• CNOOC and PetroChina have signed a new Petroleum Contract, covering the Beibu Gulf 23/29 and Beibu Gulf 24/11 blocks in the South China Sea
  • ExxonMobil will be adding some 28,000 to its exploration acreage in Namibia through the addition of offshore Blocks 1710 and 1810 and farm-in agreements with state firm NAMCOR for Blocks 1711 and 1811A
  • The Trump administration will be delaying its plans to vastly open up federal coastal waters for oil and gas drilling until after 2020 Presidential election, following legal setbacks and opposition from coastal Republicans
  • ADNOC has launched a second licensing round in Abu Dhabi, covering the offshore Block 3, 4 and 5, and the onshore Blocks 2 and 5
  • Angola is reportedly planning to offer nine oil blocks in the prolific Namibe basin for auction this year to capitalise on a swell in crude prices

Midstream & Downstream

  • ExxonMobil will be expanding its 270 kb/d Fawley refinery in the UK to increase ultra-low sulfur diesel output by 38 kb/d, the latest in a string of clean fuel investments across the supermajor global refining network
  • Azerbaijan’s new STAR refinery in Turkey will be expanding its crude diet away from the current source of Russian Urals crude to include other Middle Eastern and African grades beginning this month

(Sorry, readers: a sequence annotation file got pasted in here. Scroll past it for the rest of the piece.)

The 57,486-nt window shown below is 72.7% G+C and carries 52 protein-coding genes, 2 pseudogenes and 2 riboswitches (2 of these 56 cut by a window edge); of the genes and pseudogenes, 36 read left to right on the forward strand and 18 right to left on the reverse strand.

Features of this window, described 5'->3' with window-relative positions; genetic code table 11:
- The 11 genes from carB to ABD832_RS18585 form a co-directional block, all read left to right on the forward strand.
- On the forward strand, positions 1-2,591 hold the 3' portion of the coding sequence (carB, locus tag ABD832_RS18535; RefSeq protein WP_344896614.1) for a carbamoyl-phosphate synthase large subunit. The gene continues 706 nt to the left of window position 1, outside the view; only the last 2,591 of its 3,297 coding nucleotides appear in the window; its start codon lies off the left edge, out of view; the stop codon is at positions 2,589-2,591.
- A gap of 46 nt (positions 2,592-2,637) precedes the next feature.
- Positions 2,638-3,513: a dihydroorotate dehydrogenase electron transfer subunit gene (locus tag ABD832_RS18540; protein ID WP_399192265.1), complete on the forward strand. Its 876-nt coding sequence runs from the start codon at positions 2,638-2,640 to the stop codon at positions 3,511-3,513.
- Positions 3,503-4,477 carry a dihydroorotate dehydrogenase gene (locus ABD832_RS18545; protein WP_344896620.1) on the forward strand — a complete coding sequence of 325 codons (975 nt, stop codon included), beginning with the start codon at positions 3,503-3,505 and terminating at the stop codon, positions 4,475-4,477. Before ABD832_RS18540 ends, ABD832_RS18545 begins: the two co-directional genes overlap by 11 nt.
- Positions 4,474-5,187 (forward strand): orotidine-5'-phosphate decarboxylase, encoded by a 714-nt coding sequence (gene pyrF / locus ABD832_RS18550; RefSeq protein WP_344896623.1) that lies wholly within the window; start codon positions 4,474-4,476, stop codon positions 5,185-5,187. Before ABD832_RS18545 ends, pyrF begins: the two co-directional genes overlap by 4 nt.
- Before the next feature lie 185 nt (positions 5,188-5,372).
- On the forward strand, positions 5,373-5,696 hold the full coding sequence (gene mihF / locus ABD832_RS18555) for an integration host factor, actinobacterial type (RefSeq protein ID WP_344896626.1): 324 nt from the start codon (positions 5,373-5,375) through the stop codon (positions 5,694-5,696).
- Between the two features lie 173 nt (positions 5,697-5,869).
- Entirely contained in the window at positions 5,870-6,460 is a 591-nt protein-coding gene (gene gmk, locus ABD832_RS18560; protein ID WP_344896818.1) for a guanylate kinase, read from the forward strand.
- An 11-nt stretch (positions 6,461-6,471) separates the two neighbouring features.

• Indian Oil’s 160 kb/d Mathura refinery in northern state Uttar Pradesh will be shut down for over a month beginning November 2019 for full maintenance
  • Shell employees at the 400 kb/d Pernis refinery in the Netherlands have voted to end a union-backed strike after a new wage offer was made by Shell
  • As rumoured, Saudi Aramco has bought out Shell’s 50% stake in the Jubail Industrial City SASREF refining joint venture for US$631 million

Natural Gas/LNG

  • Saudi Aramco has sold its first shipment of LNG ever – despite not producing a single drop of the fuel – with the trade coming out of its Singapore trading arm to an unidentified Indian buyer
  • ExxonMobil and China’s Zhejiang Provincial Energy Group have signed a sales agreement for the 20-year supply of 1 mtpa of LNG beginning 2021
  • China’s CNOOC has reached an agreement with Russia’s Novatek to acquire a 10% interest in the Arctic LNG-2 project located on the Gydan Peninsula